Some things have happened that make it clear that “Maybe I suck as a writer” is just some bullshit my brain tells me to make me unhappy. But I had to laugh today when I realized that recent events mean that even my stupid brain can’t make that script fly anymore. Now I’ll have to content myself with making myself miserable with worry that I’ll never write anything as good as x again.

Where Has This Week Gone?

I have far fewer squares done than I expected and much less progress on Chapter 2. And it’s already Thursday!

I’ll admit, through, that I’m restarting Chapter 2. I didn’t delete all the work I’ve done on Chapter 2 and I’ve not quite gone to the lengths I did with Chapter 1, where I moved all that material to another file, in case I thought I might need it, but needed it out of the manuscript. But so far I am finding myself almost writing two books in tandem. There’s the book I want to write and the book I need to write in order to throw up my hands and say “This isn’t working!” and get back to the book I want to write.

I think the thing is that, in my long fiction, I tend to dwell on characters and to let the story grow out of stuff going on in those characters’ lives. But a haunted house doesn’t grow out of stuff going on in your life. It’s an outside force bearing down on my characters. So, I think, we always need to feel the house leaning against them.

But instead, I’m writing about divorces and cute outfits and old football injuries. I don’t think that writing is a waste or anything. I think I need to know this stuff about my characters. But I don’t think it goes in the book. So, I’m having a little difficulty switching gears between how I write and how I want this book to go.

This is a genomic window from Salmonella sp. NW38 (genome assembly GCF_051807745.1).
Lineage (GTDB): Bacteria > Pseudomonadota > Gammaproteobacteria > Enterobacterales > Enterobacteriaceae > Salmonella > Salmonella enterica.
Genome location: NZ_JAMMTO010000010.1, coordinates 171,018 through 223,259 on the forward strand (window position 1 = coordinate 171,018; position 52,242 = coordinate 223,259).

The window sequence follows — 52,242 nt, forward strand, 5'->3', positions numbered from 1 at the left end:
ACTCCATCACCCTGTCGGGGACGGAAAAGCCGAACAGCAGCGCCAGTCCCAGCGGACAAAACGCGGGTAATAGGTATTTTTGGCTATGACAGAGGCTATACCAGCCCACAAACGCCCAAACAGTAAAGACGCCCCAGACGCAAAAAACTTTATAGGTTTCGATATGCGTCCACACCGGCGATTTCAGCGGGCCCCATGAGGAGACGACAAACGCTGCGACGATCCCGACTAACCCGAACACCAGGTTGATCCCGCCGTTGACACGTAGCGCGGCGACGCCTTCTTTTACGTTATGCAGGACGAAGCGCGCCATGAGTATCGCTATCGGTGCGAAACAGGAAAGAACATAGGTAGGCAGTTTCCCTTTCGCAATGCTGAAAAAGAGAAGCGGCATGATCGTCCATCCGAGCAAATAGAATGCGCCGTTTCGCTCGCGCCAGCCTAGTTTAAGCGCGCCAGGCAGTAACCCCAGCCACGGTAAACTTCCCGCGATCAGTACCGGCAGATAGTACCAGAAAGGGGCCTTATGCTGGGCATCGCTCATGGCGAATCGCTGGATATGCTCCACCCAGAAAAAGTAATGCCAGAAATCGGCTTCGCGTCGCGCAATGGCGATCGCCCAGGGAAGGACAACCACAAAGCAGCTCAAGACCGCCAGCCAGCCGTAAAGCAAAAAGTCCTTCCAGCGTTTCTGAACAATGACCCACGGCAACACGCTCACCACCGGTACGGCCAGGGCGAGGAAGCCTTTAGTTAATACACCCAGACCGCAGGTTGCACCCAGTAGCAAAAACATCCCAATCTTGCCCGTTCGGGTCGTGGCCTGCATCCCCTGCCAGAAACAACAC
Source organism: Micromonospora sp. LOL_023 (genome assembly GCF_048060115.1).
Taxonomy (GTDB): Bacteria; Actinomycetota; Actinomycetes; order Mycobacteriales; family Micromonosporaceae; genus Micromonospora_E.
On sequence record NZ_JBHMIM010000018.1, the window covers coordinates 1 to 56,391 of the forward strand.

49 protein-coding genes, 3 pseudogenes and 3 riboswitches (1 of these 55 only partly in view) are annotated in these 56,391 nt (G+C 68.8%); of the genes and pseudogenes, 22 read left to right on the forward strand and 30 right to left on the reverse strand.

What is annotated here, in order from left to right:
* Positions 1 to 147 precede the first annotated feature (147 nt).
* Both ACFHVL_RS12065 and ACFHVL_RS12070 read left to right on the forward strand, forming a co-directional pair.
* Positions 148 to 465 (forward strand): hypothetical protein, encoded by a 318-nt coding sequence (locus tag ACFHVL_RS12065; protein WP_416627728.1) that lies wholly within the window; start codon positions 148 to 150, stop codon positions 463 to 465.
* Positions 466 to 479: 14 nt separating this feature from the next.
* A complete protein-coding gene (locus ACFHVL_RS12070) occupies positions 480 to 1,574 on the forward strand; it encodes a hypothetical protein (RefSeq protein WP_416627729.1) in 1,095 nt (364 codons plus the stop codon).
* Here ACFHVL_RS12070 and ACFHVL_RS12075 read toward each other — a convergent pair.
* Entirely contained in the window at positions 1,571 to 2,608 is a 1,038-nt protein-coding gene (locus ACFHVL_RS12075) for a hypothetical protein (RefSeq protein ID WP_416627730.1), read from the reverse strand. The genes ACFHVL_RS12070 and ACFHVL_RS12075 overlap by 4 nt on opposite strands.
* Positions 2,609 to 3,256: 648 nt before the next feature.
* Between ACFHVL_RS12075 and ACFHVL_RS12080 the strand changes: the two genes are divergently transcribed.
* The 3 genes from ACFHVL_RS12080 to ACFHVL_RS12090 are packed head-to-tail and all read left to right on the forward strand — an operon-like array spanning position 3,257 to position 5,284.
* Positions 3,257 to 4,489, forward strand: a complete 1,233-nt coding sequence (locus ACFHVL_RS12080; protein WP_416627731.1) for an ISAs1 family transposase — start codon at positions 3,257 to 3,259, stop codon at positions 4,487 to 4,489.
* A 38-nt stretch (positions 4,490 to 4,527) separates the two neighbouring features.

The Butcher has work that will keep him from home in the evenings this week, so I have stocked up on my favorite things to eat–brussel sprouts, that sausage vegetable crap I love, peanut butter M&Ms–and an intense desire to knock out chapter 2 of “Ashland.” I’ve been listening to a lot of writing podcasts lately (I’m getting a lot out of Brian Keene’s podcast–though you should have a high tolerance for guys like the guys I went to college with getting drunk, though, I suppose, if you are those guys, this is less of an issue. I like it. It brings back fond memories and makes me feel fondly toward these guys.–and Mur Lafferty and Matt Wallace’s.) I’ve also been reading a lot.

They’re full of good advice and hard truths.

I have to say, I used to think that getting rejected was the hardest part. And don’t get me wrong, it’s not fun and, especially at first, lord, it’s really, really, really not fun. But I think this experience with The Wolf’s Bame has taught me that rejection is not the worst, it’s the waiting. I mean, it sucks if someone comes up to you and is like “I’m going to pinch you hard” and then does. But it’s worse for someone to be like “I might pinch you hard, later, sometime” and then you have the anticipation and then the pinch.

I don’t know how “Ashland” will be. I am planning on a substantial revision process, to make sure that I like the pacing. One thing I’ve been thinking about with both The Haunting of Hill House and The Red Tree is, as I’ve said, there’s an economy to them. They trust the reader’s imagination a great deal. And I want to have respect for that with my readers, should I have some for this story.

I also hope to get some work done on the Return to Hill House afghan.

But mostly, I’m excited about brussel sprouts, the Butcher’s most unfavorite thing, which I never, therefore, get to have when he’s around.